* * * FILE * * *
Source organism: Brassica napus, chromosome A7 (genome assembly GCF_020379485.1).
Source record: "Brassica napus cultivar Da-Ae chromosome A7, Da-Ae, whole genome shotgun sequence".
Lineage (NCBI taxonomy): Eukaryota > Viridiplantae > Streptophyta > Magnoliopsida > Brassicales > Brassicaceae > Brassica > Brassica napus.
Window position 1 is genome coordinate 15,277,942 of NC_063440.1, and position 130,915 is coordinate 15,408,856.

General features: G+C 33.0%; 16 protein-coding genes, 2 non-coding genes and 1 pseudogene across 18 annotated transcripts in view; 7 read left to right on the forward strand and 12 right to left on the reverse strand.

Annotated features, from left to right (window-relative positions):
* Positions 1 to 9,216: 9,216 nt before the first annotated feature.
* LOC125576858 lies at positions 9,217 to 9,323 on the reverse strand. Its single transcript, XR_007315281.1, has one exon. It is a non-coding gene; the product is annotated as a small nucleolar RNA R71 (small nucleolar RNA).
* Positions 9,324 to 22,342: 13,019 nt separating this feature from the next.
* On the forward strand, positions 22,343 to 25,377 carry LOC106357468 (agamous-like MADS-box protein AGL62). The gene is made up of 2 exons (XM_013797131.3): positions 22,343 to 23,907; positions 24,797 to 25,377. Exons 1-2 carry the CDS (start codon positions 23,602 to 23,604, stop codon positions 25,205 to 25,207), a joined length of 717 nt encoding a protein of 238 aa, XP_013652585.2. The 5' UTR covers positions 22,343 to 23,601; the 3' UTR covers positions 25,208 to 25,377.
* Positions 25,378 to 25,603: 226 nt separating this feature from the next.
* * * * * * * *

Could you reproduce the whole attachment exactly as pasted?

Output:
Source organism: Brassica napus, chromosome A7 (genome assembly GCF_020379485.1).
Source record: "Brassica napus cultivar Da-Ae chromosome A7, Da-Ae, whole genome shotgun sequence".
Lineage (NCBI taxonomy): Eukaryota > Viridiplantae > Streptophyta > Magnoliopsida > Brassicales > Brassicaceae > Brassica > Brassica napus.
Window position 1 is genome coordinate 15,277,942 of NC_063440.1, and position 130,915 is coordinate 15,408,856.

General features: G+C 33.0%; 16 protein-coding genes, 2 non-coding genes and 1 pseudogene across 18 annotated transcripts in view; 7 read left to right on the forward strand and 12 right to left on the reverse strand.

Annotated features, from left to right (window-relative positions):
* Positions 1 to 9,216: 9,216 nt before the first annotated feature.
* LOC125576858 lies at positions 9,217 to 9,323 on the reverse strand. Its single transcript, XR_007315281.1, has one exon. It is a non-coding gene; the product is annotated as a small nucleolar RNA R71 (small nucleolar RNA).
* Positions 9,324 to 22,342: 13,019 nt separating this feature from the next.
* On the forward strand, positions 22,343 to 25,377 carry LOC106357468 (agamous-like MADS-box protein AGL62). The gene is made up of 2 exons (XM_013797131.3): positions 22,343 to 23,907; positions 24,797 to 25,377. Exons 1-2 carry the CDS (start codon positions 23,602 to 23,604, stop codon positions 25,205 to 25,207), a joined length of 717 nt encoding a protein of 238 aa, XP_013652585.2. The 5' UTR covers positions 22,343 to 23,601; the 3' UTR covers positions 25,208 to 25,377.
* Positions 25,378 to 25,603: 226 nt separating this feature from the next.